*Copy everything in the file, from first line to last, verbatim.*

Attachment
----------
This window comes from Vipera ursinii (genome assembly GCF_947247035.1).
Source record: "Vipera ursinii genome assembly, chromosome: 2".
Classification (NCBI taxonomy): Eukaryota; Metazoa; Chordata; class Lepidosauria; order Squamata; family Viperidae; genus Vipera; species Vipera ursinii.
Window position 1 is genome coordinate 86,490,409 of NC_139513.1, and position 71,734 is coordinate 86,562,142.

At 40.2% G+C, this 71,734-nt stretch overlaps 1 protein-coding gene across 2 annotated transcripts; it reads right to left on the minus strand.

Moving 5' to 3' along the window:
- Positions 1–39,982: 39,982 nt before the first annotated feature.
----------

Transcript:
This window comes from Vipera ursinii (genome assembly GCF_947247035.1).
Source record: "Vipera ursinii genome assembly, chromosome: 2".
Classification (NCBI taxonomy): Eukaryota; Metazoa; Chordata; class Lepidosauria; order Squamata; family Viperidae; genus Vipera; species Vipera ursinii.
Window position 1 is genome coordinate 86,490,409 of NC_139513.1, and position 71,734 is coordinate 86,562,142.

At 40.2% G+C, this 71,734-nt stretch overlaps 1 protein-coding gene across 2 annotated transcripts; it reads right to left on the minus strand.

Moving 5' to 3' along the window:
- Positions 1–39,982: 39,982 nt before the first annotated feature.